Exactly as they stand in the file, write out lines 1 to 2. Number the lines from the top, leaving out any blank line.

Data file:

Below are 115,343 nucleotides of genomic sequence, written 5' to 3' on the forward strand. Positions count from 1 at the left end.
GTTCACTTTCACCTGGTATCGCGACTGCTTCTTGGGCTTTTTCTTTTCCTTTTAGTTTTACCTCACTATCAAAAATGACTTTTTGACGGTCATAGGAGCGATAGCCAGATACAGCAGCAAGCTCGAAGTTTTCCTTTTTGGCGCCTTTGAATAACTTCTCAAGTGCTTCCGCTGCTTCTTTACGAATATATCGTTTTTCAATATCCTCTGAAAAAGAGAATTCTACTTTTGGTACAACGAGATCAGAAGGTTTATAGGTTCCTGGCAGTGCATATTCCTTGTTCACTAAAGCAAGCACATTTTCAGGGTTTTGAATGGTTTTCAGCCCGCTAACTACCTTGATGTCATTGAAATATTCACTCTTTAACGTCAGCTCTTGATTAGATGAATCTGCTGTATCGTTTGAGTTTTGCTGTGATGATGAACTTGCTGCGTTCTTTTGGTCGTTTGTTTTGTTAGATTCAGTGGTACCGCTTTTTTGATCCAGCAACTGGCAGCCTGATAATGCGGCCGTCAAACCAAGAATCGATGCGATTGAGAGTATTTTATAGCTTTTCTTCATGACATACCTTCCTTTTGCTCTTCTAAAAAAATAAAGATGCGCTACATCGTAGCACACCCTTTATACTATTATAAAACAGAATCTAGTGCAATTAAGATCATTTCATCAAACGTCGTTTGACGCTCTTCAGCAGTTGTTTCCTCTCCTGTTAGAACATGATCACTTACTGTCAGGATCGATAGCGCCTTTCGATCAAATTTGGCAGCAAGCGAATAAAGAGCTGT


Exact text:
Below are 115,343 nucleotides of genomic sequence, written 5' to 3' on the forward strand. Positions count from 1 at the left end.
GTTCACTTTCACCTGGTATCGCGACTGCTTCTTGGGCTTTTTCTTTTCCTTTTAGTTTTACCTCACTATCAAAAATGACTTTTTGACGGTCATAGGAGCGATAGCCAGATACAGCAGCAAGCTCGAAGTTTTCCTTTTTGGCGCCTTTGAATAACTTCTCAAGTGCTTCCGCTGCTTCTTTACGAATATATCGTTTTTCAATATCCTCTGAAAAAGAGAATTCTACTTTTGGTACAACGAGATCAGAAGGTTTATAGGTTCCTGGCAGTGCATATTCCTTGTTCACTAAAGCAAGCACATTTTCAGGGTTTTGAATGGTTTTCAGCCCGCTAACTACCTTGATGTCATTGAAATATTCACTCTTTAACGTCAGCTCTTGATTAGATGAATCTGCTGTATCGTTTGAGTTTTGCTGTGATGATGAACTTGCTGCGTTCTTTTGGTCGTTTGTTTTGTTAGATTCAGTGGTACCGCTTTTTTGATCCAGCAACTGGCAGCCTGATAATGCGGCCGTCAAACCAAGAATCGATGCGATTGAGAGTATTTTATAGCTTTTCTTCATGACATACCTTCCTTTTGCTCTTCTAAAAAAATAAAGATGCGCTACATCGTAGCACACCCTTTATACTATTATAAAACAGAATCTAGTGCAATTAAGATCATTTCATCAAACGTCGTTTGACGCTCTTCAGCAGTTGTTTCCTCTCCTGTTAGAACATGATCACTTACTGTCAGGATCGATAGCGCCTTTCGATCAAATTTGGCAGCAAGCGAATAAAGAGCTGT